“ … oh, fuck, alright,” Evelyn spat, and all but threw her empty mug at the tabletop. It bounced once, and Raine snatched the mug out of the air before it could shatter on the floor, muttering ‘mad skills’ under her breath.
“I don’t want to believe it either,” I said. “It’s too silly.”
“It’s absurd,” Evelyn said through gritted teeth. “That’s what it is.”
That was all I could muster for the moment. I screwed my eyes shut in a vain attempt to control the lingering headache inside my skull. All I wanted right now was to curl up under my bed covers and forget this entire evening, shut out the echoes of pain and the awful awareness of the line I’d crossed. None of the others seemed to notice the difference. Even Raine treated me as if nothing had changed.
“Surprised you didn’t know about the place, right next door to you and all,” Twil said. I eased my eyes open to find she was addressing Kimberly.
“I-I didn’t. Nothing.” She shook her head. “I knew the castle, that was it.”
“I find that exceptionally hard to believe,” Evelyn said. Kimberly froze up and swallowed on a dry throat.
She’d been white faced and quiet since the moment Gillespie had finally spilt the beans about Glasswick tower. Huddling in the back of Raine’s car on the return journey, the only thing Kimberly had said was a tiny, terrified plea to please let her come with us, that she couldn’t go home, not now, she had nowhere to go, they’ll get her and they’ll-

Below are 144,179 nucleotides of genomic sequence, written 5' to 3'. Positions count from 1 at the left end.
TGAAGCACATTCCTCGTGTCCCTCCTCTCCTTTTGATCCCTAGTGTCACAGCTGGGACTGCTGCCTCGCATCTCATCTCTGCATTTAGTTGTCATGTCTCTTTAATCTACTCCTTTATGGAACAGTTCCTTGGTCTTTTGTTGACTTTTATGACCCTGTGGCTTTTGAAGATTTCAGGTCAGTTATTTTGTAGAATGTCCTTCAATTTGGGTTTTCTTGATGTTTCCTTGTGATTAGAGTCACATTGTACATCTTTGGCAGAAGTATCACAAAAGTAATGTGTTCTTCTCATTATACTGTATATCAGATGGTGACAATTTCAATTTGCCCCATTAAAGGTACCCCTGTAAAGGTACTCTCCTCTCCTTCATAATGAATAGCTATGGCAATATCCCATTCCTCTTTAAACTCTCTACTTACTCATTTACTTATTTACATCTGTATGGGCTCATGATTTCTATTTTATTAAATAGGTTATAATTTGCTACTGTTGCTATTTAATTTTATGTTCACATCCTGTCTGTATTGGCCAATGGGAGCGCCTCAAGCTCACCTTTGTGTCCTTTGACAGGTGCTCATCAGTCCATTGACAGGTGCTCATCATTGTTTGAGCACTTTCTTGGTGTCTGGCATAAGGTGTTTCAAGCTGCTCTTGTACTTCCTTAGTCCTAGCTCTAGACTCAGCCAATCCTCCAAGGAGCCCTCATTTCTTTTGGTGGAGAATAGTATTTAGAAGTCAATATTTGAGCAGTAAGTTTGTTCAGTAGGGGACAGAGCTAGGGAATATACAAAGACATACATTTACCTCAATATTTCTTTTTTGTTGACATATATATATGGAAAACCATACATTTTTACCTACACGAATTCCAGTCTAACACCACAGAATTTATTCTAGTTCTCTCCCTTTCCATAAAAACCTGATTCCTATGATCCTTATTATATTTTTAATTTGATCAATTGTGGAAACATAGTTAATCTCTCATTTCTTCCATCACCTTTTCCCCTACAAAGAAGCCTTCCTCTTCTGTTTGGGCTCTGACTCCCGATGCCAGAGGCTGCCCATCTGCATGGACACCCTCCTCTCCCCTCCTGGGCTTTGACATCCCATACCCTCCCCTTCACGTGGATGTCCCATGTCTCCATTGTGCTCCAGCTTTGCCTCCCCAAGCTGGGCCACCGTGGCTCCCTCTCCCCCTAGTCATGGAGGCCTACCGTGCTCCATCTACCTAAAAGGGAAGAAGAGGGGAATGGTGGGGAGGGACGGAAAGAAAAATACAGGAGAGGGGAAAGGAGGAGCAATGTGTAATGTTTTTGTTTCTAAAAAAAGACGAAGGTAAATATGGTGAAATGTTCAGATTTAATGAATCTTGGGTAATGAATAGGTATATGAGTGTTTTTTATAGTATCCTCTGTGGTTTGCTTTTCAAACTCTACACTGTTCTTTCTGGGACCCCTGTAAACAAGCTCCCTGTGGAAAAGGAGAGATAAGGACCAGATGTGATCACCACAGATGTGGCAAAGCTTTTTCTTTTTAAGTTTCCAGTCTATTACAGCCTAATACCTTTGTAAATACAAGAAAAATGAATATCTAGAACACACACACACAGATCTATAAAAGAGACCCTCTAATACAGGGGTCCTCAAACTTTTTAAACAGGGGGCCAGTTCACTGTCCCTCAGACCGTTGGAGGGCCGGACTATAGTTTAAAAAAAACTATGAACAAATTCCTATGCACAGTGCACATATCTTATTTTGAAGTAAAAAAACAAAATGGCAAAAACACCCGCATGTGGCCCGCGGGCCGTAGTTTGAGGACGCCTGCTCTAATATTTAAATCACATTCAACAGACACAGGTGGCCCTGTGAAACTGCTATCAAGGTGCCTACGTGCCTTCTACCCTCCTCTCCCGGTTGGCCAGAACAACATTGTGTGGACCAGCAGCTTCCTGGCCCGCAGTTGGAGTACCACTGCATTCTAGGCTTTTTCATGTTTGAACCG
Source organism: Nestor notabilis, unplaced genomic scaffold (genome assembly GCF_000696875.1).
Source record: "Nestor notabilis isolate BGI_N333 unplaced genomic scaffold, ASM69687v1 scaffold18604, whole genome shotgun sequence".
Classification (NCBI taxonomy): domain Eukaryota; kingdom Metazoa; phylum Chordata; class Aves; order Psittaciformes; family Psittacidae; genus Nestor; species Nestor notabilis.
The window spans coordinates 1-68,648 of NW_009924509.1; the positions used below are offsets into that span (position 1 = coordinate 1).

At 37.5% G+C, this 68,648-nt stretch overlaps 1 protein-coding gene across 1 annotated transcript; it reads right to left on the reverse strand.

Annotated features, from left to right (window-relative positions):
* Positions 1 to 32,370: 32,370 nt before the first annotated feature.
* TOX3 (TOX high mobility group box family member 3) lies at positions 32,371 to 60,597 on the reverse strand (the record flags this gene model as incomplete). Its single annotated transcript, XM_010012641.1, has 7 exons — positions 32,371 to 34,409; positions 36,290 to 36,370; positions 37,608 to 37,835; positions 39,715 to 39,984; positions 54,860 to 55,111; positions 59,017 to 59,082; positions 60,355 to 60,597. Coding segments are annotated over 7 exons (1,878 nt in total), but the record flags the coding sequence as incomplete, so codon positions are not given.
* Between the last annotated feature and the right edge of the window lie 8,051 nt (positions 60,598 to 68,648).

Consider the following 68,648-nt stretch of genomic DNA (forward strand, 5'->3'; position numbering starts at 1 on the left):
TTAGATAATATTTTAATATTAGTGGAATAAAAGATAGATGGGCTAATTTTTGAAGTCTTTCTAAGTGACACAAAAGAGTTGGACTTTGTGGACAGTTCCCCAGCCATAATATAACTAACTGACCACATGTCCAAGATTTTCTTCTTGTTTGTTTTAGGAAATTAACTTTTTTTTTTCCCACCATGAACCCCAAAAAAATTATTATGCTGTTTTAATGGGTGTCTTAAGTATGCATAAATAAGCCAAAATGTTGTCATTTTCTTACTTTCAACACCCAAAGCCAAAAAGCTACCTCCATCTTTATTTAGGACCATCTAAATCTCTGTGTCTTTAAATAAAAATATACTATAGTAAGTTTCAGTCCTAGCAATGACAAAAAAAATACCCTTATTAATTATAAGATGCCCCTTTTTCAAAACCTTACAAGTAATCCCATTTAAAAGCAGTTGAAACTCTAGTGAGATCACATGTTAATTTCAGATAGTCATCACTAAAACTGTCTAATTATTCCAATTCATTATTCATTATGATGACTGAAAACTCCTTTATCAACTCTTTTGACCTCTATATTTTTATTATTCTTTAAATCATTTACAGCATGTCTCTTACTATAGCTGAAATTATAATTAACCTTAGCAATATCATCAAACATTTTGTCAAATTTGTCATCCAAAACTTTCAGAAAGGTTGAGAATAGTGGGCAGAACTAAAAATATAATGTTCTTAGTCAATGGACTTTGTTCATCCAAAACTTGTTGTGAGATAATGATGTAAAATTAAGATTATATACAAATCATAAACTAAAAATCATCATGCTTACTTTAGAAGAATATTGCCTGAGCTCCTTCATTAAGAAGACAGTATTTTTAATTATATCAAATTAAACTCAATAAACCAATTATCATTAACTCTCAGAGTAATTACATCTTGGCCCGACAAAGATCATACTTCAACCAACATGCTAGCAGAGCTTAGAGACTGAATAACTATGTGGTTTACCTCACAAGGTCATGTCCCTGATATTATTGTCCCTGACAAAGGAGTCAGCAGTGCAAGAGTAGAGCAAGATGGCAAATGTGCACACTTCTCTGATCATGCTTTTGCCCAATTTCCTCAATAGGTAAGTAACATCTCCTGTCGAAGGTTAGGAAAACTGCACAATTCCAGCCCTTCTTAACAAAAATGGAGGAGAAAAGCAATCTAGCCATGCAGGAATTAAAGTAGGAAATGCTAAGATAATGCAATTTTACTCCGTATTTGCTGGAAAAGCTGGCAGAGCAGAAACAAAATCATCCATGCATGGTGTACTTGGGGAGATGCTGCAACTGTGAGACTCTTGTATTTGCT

“’Course you can come with us,” Raine had said, not missing a beat. “Wouldn’t dream of sending you off alone, not now.”
At least that was one problem less, no need to coax or threaten poor abused Kimberly into coming back with us. I’d almost rolled my eyes to hear Raine play knight in shining armour for another girl, but there was no real jealousy in my heart. I didn’t have the emotional bandwidth.
She hadn’t taken much convincing to come inside either. To her eyes, number 12 Barnslow Drive was another run-down Victorian redbrick in some forgotten Sharrowford street. She wasn’t informed enough, important enough, involved enough, to know about the Saye house – and she’d been coerced into much creepier places before. Evelyn had glanced her up and down in the front room, grunted, and told Raine to park her in a corner.
“I believe her,” I said, summoning myself back to the present, tearing myself away from the guilt. The last thing we needed was Evelyn going off on one. “Kim?”
“Y-yes? Yes, Heather?”